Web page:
NASHVILLE, Tenn. (WATE) – State lawmakers spent a lot of time literally looking down the road.
They passed a comprehensive bill to get the state ready for self-driving cars or “autonomous vehicles” (AVs) on Tennessee roads. Seeing a car with no driver will take a while for most to get used to, but Representative William Lamberth, who sponsored the legislation, says he wants to put Tennessee in the legislative driver’s seat when it happens.
“We changed many of our laws that would allow autonomous vehicles to be deployed here on Tennessee highways,” said Lamberth. “At the same time we will require a lot from anyone who would own an autonomous vehicle or would manufacture one here.”
Automakers like GM are just one group testing AVs. However, before those vehicles are brought to Tennessee several questions needed to be answered, which Rep. Lamberth said added amendment after amendment to the legislation.
“You have to make sure that the bill still protects us from someone trying to rush technology out there on the road, so that’s why (the bill) is so thick,” said Lamberth. “We are ready for these cars now. We have got the statutory framework in place so that these companies can sell these vehicles in Tennessee the moment they are guaranteed safe.”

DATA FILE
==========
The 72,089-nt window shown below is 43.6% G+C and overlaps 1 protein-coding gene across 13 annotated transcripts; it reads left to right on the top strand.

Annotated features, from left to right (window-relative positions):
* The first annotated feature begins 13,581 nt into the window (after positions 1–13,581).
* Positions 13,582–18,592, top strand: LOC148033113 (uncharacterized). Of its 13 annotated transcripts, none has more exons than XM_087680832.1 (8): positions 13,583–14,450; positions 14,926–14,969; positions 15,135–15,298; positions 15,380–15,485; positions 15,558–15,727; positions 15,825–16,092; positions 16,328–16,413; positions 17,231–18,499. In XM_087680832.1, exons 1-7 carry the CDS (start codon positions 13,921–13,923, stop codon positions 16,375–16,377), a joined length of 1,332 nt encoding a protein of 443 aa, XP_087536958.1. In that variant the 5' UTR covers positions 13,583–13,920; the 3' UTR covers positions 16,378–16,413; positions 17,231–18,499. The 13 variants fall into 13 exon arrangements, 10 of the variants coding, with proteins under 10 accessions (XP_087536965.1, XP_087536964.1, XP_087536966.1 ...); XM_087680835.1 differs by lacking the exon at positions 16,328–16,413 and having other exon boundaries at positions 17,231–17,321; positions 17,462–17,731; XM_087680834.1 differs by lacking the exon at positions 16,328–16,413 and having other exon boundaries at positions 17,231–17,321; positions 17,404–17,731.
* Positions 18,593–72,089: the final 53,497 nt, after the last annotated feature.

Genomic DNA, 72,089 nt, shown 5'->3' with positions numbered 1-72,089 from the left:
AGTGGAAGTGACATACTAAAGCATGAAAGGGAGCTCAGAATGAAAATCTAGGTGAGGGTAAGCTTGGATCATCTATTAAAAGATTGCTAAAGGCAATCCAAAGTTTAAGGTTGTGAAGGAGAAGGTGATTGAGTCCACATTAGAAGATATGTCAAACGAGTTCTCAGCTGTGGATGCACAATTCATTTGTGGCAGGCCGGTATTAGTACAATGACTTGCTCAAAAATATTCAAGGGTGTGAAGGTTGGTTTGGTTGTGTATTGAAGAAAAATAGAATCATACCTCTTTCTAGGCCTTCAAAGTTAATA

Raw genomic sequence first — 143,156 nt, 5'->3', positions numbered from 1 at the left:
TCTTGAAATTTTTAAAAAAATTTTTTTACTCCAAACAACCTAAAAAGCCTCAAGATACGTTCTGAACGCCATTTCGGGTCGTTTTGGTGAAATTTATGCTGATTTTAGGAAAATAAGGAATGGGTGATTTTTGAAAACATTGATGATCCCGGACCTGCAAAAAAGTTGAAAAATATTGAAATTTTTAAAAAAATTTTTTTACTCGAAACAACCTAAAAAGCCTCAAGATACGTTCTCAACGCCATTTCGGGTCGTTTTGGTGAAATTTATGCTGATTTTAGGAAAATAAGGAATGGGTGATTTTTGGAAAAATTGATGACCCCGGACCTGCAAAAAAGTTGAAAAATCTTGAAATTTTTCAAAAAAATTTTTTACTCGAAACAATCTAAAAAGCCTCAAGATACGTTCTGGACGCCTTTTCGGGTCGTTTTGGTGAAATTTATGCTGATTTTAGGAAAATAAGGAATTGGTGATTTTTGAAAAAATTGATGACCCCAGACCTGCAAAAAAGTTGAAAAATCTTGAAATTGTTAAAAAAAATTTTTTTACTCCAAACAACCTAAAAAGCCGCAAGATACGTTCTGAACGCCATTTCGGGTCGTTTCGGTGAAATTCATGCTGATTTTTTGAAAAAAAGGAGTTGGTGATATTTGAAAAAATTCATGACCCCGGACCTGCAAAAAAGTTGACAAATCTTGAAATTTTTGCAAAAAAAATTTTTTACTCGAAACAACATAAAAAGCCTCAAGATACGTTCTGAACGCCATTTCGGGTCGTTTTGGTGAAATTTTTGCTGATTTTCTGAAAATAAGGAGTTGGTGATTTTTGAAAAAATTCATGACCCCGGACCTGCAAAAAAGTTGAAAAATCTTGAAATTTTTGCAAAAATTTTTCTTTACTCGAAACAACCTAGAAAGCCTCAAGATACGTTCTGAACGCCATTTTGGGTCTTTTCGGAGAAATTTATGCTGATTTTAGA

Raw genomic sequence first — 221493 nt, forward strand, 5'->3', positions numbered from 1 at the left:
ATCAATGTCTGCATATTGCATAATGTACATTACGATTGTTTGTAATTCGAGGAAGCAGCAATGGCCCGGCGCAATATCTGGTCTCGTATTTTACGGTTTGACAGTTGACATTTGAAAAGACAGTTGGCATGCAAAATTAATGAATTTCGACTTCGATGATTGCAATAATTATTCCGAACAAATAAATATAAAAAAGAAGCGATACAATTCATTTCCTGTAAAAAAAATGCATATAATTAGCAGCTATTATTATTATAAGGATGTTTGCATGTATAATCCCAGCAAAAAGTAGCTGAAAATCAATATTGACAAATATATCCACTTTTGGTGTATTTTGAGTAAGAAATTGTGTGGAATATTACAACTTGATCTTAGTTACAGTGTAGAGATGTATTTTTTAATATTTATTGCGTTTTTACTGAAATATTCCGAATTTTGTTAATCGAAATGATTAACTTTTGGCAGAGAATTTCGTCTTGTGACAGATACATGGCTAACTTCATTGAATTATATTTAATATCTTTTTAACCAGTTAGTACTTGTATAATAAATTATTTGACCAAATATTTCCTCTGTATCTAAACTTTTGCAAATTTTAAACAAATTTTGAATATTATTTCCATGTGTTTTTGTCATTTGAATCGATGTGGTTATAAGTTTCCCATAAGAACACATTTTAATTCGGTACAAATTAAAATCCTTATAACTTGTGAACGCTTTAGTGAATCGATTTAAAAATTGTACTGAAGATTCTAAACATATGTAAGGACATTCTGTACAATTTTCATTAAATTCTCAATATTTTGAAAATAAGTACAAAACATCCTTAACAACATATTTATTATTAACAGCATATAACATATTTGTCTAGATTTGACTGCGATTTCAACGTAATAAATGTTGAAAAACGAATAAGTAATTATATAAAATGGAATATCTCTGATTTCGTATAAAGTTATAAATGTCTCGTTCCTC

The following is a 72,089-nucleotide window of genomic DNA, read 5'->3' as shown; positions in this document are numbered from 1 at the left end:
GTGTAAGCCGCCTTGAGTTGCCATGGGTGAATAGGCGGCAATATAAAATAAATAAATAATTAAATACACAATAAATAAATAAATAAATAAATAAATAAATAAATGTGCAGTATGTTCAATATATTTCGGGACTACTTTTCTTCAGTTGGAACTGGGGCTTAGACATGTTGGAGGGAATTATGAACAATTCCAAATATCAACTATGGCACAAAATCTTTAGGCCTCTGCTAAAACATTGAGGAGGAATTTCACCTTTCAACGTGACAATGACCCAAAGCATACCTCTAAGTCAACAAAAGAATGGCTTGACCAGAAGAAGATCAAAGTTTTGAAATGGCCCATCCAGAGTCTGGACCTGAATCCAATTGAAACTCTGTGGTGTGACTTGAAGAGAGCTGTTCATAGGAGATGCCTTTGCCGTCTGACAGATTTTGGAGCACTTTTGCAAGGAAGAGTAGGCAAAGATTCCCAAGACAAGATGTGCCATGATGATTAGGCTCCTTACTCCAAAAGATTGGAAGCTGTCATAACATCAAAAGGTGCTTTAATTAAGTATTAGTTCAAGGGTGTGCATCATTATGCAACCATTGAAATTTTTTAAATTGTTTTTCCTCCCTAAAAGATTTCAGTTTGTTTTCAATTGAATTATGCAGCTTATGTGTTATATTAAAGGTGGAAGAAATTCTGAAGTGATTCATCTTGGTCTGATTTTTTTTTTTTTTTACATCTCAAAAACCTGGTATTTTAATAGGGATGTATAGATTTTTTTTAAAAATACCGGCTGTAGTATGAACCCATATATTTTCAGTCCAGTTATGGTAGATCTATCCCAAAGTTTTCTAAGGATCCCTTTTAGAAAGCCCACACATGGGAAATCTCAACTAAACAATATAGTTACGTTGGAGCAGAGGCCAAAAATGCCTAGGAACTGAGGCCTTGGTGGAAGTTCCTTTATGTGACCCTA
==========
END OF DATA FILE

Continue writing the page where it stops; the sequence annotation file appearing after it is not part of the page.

One of the big issues is liability. Lamberth said owners of a self-driving car would need a five-million dollar insurance policy.
If a child is left unbuckled in a driverless car, Lamberth said the parent of the child would get tickets. Also, if a car is fully autonomous, the driver wouldn’t need a driver’s license.
Lamberth said few other states have a bill as comprehensive about the future of the road as Tennessee.
Autonomous vehicle supporters say once the car is safe, things like drunk or distracted driving might be a thing of the past.